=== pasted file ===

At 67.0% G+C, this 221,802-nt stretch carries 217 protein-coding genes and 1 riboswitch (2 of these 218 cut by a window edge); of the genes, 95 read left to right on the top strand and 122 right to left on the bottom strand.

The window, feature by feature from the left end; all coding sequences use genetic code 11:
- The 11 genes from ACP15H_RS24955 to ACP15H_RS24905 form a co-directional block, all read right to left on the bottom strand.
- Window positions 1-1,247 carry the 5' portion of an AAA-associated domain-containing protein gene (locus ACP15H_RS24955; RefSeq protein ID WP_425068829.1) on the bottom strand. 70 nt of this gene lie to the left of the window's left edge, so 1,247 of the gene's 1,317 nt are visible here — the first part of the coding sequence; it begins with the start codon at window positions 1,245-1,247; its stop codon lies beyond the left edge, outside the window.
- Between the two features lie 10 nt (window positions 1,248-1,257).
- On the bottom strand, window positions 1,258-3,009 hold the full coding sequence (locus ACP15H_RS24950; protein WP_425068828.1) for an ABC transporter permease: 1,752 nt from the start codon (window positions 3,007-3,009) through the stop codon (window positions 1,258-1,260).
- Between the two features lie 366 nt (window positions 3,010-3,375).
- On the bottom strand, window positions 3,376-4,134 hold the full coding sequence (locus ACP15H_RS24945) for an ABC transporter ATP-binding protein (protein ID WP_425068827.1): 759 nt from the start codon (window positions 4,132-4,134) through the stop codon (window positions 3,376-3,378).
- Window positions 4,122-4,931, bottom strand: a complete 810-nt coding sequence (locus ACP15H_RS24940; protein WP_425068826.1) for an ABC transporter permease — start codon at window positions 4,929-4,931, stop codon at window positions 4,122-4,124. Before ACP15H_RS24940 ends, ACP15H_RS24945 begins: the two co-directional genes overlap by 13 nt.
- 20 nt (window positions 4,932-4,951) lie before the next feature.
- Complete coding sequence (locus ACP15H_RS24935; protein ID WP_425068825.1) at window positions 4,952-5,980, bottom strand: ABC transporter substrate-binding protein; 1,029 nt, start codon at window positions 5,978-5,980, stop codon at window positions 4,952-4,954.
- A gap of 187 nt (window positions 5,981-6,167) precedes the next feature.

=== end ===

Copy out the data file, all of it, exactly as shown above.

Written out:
At 67.0% G+C, this 221,802-nt stretch carries 217 protein-coding genes and 1 riboswitch (2 of these 218 cut by a window edge); of the genes, 95 read left to right on the top strand and 122 right to left on the bottom strand.

The window, feature by feature from the left end; all coding sequences use genetic code 11:
- The 11 genes from ACP15H_RS24955 to ACP15H_RS24905 form a co-directional block, all read right to left on the bottom strand.
- Window positions 1-1,247 carry the 5' portion of an AAA-associated domain-containing protein gene (locus ACP15H_RS24955; RefSeq protein ID WP_425068829.1) on the bottom strand. 70 nt of this gene lie to the left of the window's left edge, so 1,247 of the gene's 1,317 nt are visible here — the first part of the coding sequence; it begins with the start codon at window positions 1,245-1,247; its stop codon lies beyond the left edge, outside the window.
- Between the two features lie 10 nt (window positions 1,248-1,257).
- On the bottom strand, window positions 1,258-3,009 hold the full coding sequence (locus ACP15H_RS24950; protein WP_425068828.1) for an ABC transporter permease: 1,752 nt from the start codon (window positions 3,007-3,009) through the stop codon (window positions 1,258-1,260).
- Between the two features lie 366 nt (window positions 3,010-3,375).
- On the bottom strand, window positions 3,376-4,134 hold the full coding sequence (locus ACP15H_RS24945) for an ABC transporter ATP-binding protein (protein ID WP_425068827.1): 759 nt from the start codon (window positions 4,132-4,134) through the stop codon (window positions 3,376-3,378).
- Window positions 4,122-4,931, bottom strand: a complete 810-nt coding sequence (locus ACP15H_RS24940; protein WP_425068826.1) for an ABC transporter permease — start codon at window positions 4,929-4,931, stop codon at window positions 4,122-4,124. Before ACP15H_RS24940 ends, ACP15H_RS24945 begins: the two co-directional genes overlap by 13 nt.
- 20 nt (window positions 4,932-4,951) lie before the next feature.
- Complete coding sequence (locus ACP15H_RS24935; protein ID WP_425068825.1) at window positions 4,952-5,980, bottom strand: ABC transporter substrate-binding protein; 1,029 nt, start codon at window positions 5,978-5,980, stop codon at window positions 4,952-4,954.
- A gap of 187 nt (window positions 5,981-6,167) precedes the next feature.